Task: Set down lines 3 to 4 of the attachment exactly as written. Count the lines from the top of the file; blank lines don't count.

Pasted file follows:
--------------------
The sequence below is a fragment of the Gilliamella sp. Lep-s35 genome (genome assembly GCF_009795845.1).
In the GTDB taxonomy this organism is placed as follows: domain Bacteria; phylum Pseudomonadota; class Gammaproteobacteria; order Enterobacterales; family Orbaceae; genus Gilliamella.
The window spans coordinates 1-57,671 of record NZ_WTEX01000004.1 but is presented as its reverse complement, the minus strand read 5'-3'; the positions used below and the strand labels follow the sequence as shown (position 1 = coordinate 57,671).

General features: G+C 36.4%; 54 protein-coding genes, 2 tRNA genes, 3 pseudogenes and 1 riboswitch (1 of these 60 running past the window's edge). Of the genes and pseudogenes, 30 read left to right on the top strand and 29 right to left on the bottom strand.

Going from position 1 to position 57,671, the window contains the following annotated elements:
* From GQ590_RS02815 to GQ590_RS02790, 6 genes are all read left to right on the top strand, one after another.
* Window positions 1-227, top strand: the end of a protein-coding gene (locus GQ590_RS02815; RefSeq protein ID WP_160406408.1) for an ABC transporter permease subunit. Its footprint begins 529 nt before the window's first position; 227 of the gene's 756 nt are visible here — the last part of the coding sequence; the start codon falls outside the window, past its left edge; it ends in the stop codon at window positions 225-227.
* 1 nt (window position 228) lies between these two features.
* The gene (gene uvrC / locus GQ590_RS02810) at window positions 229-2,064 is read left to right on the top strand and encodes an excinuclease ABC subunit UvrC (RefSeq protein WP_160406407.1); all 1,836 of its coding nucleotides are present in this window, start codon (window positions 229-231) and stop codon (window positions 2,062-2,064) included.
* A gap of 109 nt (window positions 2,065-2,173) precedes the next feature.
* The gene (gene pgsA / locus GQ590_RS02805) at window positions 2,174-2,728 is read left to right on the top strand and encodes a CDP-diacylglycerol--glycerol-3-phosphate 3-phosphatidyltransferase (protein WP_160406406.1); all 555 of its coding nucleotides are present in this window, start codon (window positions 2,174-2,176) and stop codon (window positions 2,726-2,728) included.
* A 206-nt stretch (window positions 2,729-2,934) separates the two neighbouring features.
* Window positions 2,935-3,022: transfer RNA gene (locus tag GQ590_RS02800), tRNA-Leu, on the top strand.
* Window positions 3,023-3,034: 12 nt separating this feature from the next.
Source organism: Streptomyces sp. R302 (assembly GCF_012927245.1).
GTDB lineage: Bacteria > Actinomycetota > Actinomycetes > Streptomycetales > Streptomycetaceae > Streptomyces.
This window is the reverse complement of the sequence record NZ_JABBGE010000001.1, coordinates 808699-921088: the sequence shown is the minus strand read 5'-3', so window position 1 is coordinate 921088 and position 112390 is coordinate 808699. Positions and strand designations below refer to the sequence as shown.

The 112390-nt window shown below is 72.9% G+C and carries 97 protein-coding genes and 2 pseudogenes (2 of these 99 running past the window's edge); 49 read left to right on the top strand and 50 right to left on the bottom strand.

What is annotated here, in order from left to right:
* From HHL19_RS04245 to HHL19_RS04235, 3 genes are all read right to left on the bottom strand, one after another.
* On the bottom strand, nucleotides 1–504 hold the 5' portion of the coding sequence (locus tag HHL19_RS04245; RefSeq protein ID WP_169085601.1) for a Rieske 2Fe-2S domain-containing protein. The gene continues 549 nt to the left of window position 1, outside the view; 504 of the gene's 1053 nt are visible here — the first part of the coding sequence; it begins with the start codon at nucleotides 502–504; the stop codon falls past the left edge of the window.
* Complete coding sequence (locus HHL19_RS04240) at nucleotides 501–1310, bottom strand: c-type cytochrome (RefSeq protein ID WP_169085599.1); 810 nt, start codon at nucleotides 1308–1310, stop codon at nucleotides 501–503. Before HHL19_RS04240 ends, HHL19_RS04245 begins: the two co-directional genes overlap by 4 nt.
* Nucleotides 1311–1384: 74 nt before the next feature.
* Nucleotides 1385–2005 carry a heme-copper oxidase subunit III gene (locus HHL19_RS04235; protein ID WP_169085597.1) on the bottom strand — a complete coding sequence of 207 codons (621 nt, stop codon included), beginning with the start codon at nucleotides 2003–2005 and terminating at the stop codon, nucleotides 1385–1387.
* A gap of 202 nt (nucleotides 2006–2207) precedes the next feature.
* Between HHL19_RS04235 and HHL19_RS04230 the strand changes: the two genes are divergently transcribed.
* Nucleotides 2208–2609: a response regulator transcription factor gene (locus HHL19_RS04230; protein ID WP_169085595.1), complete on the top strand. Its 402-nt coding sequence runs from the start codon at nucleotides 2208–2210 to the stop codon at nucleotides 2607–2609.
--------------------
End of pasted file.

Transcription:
The window spans coordinates 1-57,671 of record NZ_WTEX01000004.1 but is presented as its reverse complement, the minus strand read 5'-3'; the positions used below and the strand labels follow the sequence as shown (position 1 = coordinate 57,671).

General features: G+C 36.4%; 54 protein-coding genes, 2 tRNA genes, 3 pseudogenes and 1 riboswitch (1 of these 60 running past the window's edge). Of the genes and pseudogenes, 30 read left to right on the top strand and 29 right to left on the bottom strand.